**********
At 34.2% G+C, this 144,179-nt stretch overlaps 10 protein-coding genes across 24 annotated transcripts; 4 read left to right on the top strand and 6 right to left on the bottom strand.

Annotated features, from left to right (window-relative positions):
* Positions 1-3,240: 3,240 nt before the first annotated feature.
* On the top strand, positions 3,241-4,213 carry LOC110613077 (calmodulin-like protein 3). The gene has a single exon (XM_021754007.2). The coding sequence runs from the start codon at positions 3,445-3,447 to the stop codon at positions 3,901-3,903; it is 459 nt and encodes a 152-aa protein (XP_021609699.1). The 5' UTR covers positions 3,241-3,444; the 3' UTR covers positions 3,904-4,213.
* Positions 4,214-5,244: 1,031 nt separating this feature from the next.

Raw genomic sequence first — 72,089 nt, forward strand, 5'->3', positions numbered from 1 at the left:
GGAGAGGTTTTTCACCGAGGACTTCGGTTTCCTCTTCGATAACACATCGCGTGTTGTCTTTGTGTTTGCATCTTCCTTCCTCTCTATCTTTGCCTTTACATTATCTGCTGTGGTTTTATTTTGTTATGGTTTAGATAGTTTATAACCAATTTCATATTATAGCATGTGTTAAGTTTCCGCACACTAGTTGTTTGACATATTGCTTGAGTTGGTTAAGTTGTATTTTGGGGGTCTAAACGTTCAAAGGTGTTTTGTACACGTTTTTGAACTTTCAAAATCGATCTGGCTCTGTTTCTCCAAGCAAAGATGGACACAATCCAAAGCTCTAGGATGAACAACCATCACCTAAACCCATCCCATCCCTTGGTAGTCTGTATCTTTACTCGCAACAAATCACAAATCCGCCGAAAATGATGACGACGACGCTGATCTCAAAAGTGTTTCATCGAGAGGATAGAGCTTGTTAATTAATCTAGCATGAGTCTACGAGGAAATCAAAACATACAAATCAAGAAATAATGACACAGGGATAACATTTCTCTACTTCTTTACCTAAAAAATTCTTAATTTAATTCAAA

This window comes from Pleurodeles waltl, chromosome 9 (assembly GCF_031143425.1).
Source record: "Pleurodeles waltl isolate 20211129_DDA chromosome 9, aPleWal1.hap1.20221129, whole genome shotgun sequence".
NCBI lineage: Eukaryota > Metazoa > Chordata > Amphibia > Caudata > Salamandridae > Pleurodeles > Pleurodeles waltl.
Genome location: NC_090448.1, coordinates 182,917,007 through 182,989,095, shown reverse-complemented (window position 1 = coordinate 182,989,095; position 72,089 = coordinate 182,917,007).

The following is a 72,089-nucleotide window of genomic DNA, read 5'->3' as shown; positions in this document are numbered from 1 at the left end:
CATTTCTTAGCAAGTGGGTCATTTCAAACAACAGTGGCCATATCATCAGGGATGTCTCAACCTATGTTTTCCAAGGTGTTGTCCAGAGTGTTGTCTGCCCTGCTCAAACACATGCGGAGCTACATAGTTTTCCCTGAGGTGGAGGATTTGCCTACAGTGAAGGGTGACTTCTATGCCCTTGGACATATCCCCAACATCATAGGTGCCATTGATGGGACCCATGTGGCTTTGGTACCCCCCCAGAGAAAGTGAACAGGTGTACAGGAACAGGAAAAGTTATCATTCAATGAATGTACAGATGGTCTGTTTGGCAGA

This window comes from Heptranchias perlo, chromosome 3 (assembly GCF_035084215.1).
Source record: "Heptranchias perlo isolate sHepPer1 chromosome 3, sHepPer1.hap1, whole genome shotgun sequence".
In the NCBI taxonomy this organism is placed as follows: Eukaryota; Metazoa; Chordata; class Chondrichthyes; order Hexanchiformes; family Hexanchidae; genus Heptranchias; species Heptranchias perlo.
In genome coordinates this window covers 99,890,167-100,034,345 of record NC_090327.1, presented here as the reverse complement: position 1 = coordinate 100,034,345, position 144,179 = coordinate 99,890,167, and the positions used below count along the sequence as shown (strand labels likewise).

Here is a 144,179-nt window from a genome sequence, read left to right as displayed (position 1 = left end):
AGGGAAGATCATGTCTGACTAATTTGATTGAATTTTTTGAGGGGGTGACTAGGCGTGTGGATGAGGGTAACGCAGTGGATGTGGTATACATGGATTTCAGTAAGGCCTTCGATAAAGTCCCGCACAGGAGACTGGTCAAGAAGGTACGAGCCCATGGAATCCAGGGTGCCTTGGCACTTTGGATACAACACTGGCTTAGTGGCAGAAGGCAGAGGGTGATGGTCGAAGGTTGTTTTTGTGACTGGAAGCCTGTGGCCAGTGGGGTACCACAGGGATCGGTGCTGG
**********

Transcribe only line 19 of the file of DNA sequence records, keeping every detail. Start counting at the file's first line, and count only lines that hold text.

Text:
AGGGAAGATCATGTCTGACTAATTTGATTGAATTTTTTGAGGGGGTGACTAGGCGTGTGGATGAGGGTAACGCAGTGGATGTGGTATACATGGATTTCAGTAAGGCCTTCGATAAAGTCCCGCACAGGAGACTGGTCAAGAAGGTACGAGCCCATGGAATCCAGGGTGCCTTGGCACTTTGGATACAACACTGGCTTAGTGGCAGAAGGCAGAGGGTGATGGTCGAAGGTTGTTTTTGTGACTGGAAGCCTGTGGCCAGTGGGGTACCACAGGGATCGGTGCTGG